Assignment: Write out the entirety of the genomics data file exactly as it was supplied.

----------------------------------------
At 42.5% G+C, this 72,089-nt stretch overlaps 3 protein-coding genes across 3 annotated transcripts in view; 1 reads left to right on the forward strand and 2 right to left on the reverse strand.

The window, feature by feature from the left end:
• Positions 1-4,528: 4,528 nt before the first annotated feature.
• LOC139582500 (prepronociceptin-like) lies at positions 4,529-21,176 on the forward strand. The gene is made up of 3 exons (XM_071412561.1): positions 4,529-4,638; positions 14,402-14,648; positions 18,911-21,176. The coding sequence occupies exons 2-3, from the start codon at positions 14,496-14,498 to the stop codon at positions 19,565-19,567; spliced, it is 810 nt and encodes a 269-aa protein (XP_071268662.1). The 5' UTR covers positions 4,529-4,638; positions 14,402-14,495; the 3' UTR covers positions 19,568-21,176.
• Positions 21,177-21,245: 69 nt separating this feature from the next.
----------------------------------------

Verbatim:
At 42.5% G+C, this 72,089-nt stretch overlaps 3 protein-coding genes across 3 annotated transcripts in view; 1 reads left to right on the forward strand and 2 right to left on the reverse strand.

The window, feature by feature from the left end:
• Positions 1-4,528: 4,528 nt before the first annotated feature.
• LOC139582500 (prepronociceptin-like) lies at positions 4,529-21,176 on the forward strand. The gene is made up of 3 exons (XM_071412561.1): positions 4,529-4,638; positions 14,402-14,648; positions 18,911-21,176. The coding sequence occupies exons 2-3, from the start codon at positions 14,496-14,498 to the stop codon at positions 19,565-19,567; spliced, it is 810 nt and encodes a 269-aa protein (XP_071268662.1). The 5' UTR covers positions 4,529-4,638; positions 14,402-14,495; the 3' UTR covers positions 19,568-21,176.
• Positions 21,177-21,245: 69 nt separating this feature from the next.